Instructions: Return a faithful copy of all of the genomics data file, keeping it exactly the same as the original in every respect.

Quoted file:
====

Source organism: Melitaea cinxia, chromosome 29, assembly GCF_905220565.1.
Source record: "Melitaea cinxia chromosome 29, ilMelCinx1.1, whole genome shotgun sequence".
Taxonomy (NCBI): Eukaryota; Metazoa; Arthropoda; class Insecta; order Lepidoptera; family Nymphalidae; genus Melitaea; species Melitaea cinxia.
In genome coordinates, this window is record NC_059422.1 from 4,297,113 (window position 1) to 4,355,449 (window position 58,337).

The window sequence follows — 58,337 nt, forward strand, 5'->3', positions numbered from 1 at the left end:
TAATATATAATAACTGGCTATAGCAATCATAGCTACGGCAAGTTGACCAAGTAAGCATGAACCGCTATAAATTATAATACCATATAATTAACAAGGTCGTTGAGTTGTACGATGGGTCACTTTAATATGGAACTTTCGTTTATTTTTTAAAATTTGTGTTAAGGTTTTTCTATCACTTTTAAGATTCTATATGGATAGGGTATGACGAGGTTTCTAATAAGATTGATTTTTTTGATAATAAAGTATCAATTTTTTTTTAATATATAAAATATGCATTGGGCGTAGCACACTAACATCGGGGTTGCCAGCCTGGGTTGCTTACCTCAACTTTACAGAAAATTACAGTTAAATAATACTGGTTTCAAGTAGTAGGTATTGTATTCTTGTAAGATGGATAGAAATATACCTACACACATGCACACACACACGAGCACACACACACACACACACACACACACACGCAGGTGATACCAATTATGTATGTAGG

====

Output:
Source organism: Melitaea cinxia, chromosome 29, assembly GCF_905220565.1.
Source record: "Melitaea cinxia chromosome 29, ilMelCinx1.1, whole genome shotgun sequence".
Taxonomy (NCBI): Eukaryota; Metazoa; Arthropoda; class Insecta; order Lepidoptera; family Nymphalidae; genus Melitaea; species Melitaea cinxia.
In genome coordinates, this window is record NC_059422.1 from 4,297,113 (window position 1) to 4,355,449 (window position 58,337).

The window sequence follows — 58,337 nt, forward strand, 5'->3', positions numbered from 1 at the left end:
TAATATATAATAACTGGCTATAGCAATCATAGCTACGGCAAGTTGACCAAGTAAGCATGAACCGCTATAAATTATAATACCATATAATTAACAAGGTCGTTGAGTTGTACGATGGGTCACTTTAATATGGAACTTTCGTTTATTTTTTAAAATTTGTGTTAAGGTTTTTCTATCACTTTTAAGATTCTATATGGATAGGGTATGACGAGGTTTCTAATAAGATTGATTTTTTTGATAATAAAGTATCAATTTTTTTTTAATATATAAAATATGCATTGGGCGTAGCACACTAACATCGGGGTTGCCAGCCTGGGTTGCTTACCTCAACTTTACAGAAAATTACAGTTAAATAATACTGGTTTCAAGTAGTAGGTATTGTATTCTTGTAAGATGGATAGAAATATACCTACACACATGCACACACACACGAGCACACACACACACACACACACACACACACGCAGGTGATACCAATTATGTATGTAGG